Their children were:

1. Thomas, born about 1638; died 19 June 1681
2. Lt. John, born bout 1639; died before 3 March 1690; married Sarah Alcock
3. James, born about 1641; married Elizabeth Andrews
4. Samuel, born about 1645; married Hannah Martin
5. Joseph, born about 1647; married Susannah Rindge
6. Rebecca, born about 1648;
7. Abigail, born about 1650; married Samuel Dutch
8. Mary, born about 1652; married Samuel Pierce

Much information about George, Jane and their children has been published through the years. Not until the 1981 NEHGR article, though, were George’s parents and paternal grandparents identified.

George Giddings’ parents were John Gidding and Joan Purrier, daughter of Thomas and Isabel (MNU) Purrier, also of Clapham. Thomas Purrier died there before 28 April 1629, the date his will was proved. Isabel was the widow of John Tilbrooke when she married Thomas Purrier on 16 January 1586 at Oakley; she was buried at Clapham on 13 December 1621.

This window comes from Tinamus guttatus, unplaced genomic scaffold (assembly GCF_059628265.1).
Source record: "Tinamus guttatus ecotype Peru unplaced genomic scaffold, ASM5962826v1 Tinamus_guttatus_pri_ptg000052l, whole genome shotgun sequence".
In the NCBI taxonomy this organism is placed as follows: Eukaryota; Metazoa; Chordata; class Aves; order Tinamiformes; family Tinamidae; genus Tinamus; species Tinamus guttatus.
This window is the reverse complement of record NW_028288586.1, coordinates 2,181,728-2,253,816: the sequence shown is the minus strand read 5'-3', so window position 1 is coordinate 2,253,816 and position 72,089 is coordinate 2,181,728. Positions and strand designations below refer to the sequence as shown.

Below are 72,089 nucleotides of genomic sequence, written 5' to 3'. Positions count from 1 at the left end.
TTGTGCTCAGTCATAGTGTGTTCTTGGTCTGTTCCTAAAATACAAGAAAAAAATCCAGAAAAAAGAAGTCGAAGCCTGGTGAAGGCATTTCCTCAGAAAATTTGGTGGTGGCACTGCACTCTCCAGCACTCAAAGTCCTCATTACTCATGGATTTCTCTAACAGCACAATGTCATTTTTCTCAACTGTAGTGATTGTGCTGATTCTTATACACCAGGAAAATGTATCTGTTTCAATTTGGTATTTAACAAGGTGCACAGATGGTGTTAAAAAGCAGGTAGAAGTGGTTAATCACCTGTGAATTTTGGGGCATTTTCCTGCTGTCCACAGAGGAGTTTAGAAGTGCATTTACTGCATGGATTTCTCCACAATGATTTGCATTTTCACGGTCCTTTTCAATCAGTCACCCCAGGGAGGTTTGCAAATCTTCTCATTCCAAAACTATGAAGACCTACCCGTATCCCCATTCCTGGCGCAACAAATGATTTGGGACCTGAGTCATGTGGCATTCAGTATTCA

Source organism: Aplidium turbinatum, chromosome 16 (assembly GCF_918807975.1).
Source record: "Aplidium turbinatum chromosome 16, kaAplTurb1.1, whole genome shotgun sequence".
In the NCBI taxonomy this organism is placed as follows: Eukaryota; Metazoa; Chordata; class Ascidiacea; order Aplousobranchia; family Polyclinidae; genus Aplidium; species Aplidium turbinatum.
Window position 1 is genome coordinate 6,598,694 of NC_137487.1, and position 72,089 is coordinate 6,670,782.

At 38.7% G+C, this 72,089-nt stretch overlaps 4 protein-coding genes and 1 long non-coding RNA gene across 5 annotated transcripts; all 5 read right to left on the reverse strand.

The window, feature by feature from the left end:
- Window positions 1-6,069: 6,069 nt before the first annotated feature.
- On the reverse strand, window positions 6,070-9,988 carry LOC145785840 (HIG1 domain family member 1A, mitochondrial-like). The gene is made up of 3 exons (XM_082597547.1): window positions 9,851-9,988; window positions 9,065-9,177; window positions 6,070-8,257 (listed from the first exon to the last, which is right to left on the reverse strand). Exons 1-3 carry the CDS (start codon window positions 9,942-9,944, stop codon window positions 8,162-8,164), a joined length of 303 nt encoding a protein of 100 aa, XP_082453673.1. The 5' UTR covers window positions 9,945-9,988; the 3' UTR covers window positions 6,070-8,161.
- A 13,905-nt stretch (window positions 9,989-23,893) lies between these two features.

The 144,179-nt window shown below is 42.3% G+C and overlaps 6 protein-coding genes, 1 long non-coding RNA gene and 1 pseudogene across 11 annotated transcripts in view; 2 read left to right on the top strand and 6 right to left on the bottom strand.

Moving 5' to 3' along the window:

John and Joan married on 20 January 1607/08, also in the Clapham village church. Mr. Greene noted in his article that nothing has been proven on Joan Purrier Gidding’s ancestry beyond the names of her parents.

George’s father, John, was born about 1584 and was buried at Clapham on 19 February 1619/20, dying at the young age, even for that time, of roughly 35 years. George’s mother married (2) Robert Phage on 3 September 1620, again at Clapham. She had two more children with Robert: Thomas, baptized on 18 October 1621 and William, baptized on 30 October 1625, but buried only one day later. Thomas Phage was mentioned in the 1630 will of his aunt, Elizabeth Gidding.